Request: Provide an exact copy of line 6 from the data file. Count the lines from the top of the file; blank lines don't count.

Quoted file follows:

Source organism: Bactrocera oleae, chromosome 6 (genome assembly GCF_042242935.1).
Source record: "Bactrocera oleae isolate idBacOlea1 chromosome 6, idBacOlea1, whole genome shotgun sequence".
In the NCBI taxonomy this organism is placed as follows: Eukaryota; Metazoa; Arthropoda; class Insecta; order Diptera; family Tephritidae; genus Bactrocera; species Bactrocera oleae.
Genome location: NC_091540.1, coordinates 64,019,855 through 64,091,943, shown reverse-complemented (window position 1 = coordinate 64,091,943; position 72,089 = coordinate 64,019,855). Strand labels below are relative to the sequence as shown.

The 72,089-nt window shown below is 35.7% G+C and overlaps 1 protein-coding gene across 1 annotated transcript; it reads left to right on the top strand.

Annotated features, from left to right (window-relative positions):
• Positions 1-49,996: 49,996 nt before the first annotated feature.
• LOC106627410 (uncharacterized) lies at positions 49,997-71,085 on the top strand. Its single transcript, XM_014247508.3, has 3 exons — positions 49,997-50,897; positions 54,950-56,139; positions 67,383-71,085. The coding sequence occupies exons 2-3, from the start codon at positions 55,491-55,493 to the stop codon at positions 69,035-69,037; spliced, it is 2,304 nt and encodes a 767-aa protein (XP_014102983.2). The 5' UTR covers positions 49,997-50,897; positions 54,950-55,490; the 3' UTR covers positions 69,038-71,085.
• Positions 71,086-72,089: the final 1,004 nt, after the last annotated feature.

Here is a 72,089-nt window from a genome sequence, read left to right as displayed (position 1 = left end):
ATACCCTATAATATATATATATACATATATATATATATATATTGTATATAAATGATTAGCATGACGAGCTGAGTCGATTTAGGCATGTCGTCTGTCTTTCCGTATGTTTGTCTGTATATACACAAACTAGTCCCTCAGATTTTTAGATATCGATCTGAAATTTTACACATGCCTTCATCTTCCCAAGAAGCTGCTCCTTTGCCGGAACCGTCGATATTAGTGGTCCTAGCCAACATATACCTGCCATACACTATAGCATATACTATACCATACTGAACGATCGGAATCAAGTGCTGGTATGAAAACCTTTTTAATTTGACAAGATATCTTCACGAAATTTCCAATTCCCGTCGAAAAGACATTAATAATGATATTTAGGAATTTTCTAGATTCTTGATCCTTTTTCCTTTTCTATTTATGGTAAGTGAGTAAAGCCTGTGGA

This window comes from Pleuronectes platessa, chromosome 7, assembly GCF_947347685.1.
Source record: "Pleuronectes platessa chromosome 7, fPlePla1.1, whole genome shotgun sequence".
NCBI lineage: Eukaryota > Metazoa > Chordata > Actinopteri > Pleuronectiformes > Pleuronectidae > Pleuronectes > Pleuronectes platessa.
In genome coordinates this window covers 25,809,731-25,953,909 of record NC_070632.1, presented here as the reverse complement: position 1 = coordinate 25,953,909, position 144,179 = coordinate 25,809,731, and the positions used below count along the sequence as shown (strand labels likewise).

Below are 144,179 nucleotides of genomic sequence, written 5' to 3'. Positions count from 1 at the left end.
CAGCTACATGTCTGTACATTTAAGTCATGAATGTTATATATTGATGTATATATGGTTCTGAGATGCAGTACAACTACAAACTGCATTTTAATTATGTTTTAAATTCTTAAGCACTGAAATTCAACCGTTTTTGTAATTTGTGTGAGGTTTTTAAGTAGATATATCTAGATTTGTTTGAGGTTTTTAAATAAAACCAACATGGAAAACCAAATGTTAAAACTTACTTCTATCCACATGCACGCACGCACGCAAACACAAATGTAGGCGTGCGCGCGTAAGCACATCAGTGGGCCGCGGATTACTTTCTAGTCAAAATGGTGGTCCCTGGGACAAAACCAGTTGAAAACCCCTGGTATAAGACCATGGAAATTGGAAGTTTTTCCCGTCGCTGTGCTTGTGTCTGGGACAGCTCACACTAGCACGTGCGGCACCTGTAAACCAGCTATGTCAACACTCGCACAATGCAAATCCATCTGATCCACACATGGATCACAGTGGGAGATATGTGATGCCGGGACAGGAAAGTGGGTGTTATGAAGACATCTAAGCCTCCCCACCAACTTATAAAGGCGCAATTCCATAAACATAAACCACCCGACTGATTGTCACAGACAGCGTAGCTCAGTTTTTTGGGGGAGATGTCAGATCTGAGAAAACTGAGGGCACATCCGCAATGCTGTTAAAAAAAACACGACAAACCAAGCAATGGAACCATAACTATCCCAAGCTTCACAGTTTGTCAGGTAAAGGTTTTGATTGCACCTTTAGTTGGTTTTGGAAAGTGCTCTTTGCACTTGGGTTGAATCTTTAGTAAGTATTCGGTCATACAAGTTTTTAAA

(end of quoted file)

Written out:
Annotated features, from left to right (window-relative positions):